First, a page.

Another week of 2020 has passed and we’re very nearly at the end of this dreadful year. I certainly don’t feel like a magic wand is going to make 2021 any better, but at least we know what we’re going into the new year with.
As we’ve only a handful of weeks left in the year, I’m trying to get some serious reading in. I slacked off when lockdown was still new and fresh and fell behind on my reading challenge. I don’t think I’ll be able to pull it back but I’m certainly giving it a good go.
Since I first read a Claire Allan book, I’ve kept in touch with all of her new work and I want to read them all. Thank you to @AvonBooksUK and @ClaireAllan for this advanced copy of Ask No Questions in return for an honest review. Ask No Questions is due to be published on 21st January 2021 and you can get a copy here.
In the early nineties, eight year old Kelly Doherty goes missing on Halloween. Shortly afterwards, she is found dead by twins Declan and Niall; her classmates. There was an arrest and conviction made at the time, but journalist Ingrid Devlin has started to investigate the case and finds that not everything is quite right.
As Ingrid starts to dig around in the past, people in Derry aren’t happy, but it doesn’t deter her from getting to the truth. Her challenge is to get to that truth before anyone is hurt.
General Thoughts 🤔
I’ve been a fan of Claire Allan’s books for a while so I have no shame in admitting that there is probably a slight bit of bias from me. I really enjoy her writing and this book was no different. I found that this book had a slightly different pace to her different books. It didn’t feel like there was explosive drama but a slow burn and unravelling of a story.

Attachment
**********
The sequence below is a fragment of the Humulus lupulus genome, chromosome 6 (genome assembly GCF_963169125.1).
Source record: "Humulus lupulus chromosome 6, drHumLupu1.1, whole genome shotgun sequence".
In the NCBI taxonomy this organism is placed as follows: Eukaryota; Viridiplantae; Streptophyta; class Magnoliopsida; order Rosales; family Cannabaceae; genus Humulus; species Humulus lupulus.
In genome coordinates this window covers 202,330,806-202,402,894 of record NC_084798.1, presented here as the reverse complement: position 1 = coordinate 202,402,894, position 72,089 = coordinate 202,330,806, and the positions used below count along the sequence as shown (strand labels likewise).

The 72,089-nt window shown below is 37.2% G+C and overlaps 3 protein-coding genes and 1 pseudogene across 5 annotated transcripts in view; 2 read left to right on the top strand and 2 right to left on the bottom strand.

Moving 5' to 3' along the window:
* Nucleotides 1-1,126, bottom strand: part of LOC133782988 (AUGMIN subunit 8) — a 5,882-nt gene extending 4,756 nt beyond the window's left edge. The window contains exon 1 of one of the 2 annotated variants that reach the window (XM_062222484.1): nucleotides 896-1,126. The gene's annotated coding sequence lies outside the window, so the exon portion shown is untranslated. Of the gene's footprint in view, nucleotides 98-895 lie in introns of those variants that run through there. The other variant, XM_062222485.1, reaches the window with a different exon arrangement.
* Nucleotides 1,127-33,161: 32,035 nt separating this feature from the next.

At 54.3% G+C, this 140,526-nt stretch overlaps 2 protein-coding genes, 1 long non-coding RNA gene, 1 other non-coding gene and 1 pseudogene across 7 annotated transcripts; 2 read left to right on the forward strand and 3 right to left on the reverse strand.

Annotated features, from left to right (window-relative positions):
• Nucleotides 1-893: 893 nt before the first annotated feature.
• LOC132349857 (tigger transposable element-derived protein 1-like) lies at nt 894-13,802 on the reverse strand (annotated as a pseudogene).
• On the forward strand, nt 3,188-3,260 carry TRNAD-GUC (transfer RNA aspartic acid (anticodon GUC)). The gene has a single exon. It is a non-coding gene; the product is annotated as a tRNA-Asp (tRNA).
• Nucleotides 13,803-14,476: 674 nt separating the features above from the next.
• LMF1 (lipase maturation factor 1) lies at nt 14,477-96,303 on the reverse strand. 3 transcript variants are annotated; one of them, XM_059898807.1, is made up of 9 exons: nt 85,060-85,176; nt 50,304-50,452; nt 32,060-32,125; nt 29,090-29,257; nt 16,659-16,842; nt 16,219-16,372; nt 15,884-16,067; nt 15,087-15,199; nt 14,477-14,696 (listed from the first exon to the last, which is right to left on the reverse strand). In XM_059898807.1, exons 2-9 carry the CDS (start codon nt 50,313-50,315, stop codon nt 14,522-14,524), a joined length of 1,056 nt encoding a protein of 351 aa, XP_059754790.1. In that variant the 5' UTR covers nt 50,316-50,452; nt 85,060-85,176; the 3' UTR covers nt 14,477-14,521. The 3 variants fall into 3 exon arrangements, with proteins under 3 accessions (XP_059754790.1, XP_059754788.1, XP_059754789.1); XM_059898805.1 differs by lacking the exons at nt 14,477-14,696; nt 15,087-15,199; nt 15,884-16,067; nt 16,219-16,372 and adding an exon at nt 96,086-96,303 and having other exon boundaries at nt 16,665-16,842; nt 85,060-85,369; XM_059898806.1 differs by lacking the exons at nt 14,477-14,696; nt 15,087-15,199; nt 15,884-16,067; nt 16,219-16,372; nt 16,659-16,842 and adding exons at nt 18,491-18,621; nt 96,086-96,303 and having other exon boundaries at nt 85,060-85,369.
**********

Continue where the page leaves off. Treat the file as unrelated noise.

Of course the book has it’s mysteries, of which none are revealed until the end. There are just enough hints throughout to make you question each character and their integrity, but not enough to make the ending completely obvious.
I liked Ingrid’s character. She aggravated me at times, but I actually think it made me like her more. There were moments that I thought she put herself in danger and was careless, but it was all in the name of the investigation and the truth. What her character made me realise is how difficult journalism must be. I can only imagine that it’s a constant conflict between having to report news; whether good or bad whilst also empathising with people that are involved with the story.
I was really interested in the twins and the paths that their lives had taken after the tragedy that had gone through as children. Twins, raised in the same household that both experienced unthinkable trauma, but their lives went in completely different directions.
Writing Style ✍️
The book is only told from two people’s perspectives; Ingrid’s and Declan’s. Ingrid makes up the majority of the book but I loved the way that the author chose to include Declan, but no other characters. I found myself wondering why this was done and thought it was a nice touch to the way that the story was structured.
As I mentioned above, I thought this was slightly slower paced than Claire Allan’s previous books but I found it to be a perfect pace for the story. It was enough tension to keep me reading and on the edge without feeling like my heart was in my mouth the entire time.
Conclusion & Scoring 🏅
I’ve been reading this in the evenings, wrapped up warm with a scented candle burning and it’s been a fantastic companion. I had to keep those pages turning simply because I just had to know! Once I knew it was a fantastic ending, with no stones left unturned. Another great Claire Allan book that I’ll be recommending to friends as soon as it is released.